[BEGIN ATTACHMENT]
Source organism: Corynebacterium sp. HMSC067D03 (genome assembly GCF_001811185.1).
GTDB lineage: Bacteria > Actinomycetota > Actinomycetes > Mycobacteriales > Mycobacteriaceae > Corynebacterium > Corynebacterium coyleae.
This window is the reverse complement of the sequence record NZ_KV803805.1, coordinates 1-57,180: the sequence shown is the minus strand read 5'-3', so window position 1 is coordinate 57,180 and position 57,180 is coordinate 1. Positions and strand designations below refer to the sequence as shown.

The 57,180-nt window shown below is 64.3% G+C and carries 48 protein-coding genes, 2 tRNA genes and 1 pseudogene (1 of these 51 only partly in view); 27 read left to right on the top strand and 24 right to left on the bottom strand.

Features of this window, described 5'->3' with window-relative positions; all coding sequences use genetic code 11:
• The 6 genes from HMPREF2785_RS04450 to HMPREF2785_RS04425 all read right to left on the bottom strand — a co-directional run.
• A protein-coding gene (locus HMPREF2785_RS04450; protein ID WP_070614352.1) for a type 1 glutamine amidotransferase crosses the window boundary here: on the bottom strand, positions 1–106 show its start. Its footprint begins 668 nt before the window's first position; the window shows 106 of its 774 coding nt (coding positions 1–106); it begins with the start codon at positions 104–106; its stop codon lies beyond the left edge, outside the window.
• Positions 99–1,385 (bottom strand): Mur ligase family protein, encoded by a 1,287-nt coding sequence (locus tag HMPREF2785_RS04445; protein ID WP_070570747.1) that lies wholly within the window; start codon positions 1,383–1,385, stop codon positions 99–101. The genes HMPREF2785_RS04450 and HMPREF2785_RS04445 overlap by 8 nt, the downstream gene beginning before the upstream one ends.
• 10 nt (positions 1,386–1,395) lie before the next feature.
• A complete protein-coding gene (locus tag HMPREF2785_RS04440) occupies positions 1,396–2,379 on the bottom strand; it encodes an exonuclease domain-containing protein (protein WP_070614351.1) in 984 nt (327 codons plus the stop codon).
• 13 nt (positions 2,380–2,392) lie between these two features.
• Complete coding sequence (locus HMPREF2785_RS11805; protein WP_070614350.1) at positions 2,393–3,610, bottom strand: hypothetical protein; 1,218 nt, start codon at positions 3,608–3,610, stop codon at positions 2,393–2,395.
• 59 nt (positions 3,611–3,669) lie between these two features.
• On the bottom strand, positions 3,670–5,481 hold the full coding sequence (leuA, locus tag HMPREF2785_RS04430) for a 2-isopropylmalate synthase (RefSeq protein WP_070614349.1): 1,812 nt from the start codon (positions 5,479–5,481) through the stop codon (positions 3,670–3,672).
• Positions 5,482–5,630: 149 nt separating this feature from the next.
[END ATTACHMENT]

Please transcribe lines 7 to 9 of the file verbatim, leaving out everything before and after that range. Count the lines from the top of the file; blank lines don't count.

• A protein-coding gene (locus HMPREF2785_RS04450; protein ID WP_070614352.1) for a type 1 glutamine amidotransferase crosses the window boundary here: on the bottom strand, positions 1–106 show its start. Its footprint begins 668 nt before the window's first position; the window shows 106 of its 774 coding nt (coding positions 1–106); it begins with the start codon at positions 104–106; its stop codon lies beyond the left edge, outside the window.
• Positions 99–1,385 (bottom strand): Mur ligase family protein, encoded by a 1,287-nt coding sequence (locus tag HMPREF2785_RS04445; protein ID WP_070570747.1) that lies wholly within the window; start codon positions 1,383–1,385, stop codon positions 99–101. The genes HMPREF2785_RS04450 and HMPREF2785_RS04445 overlap by 8 nt, the downstream gene beginning before the upstream one ends.
• 10 nt (positions 1,386–1,395) lie before the next feature.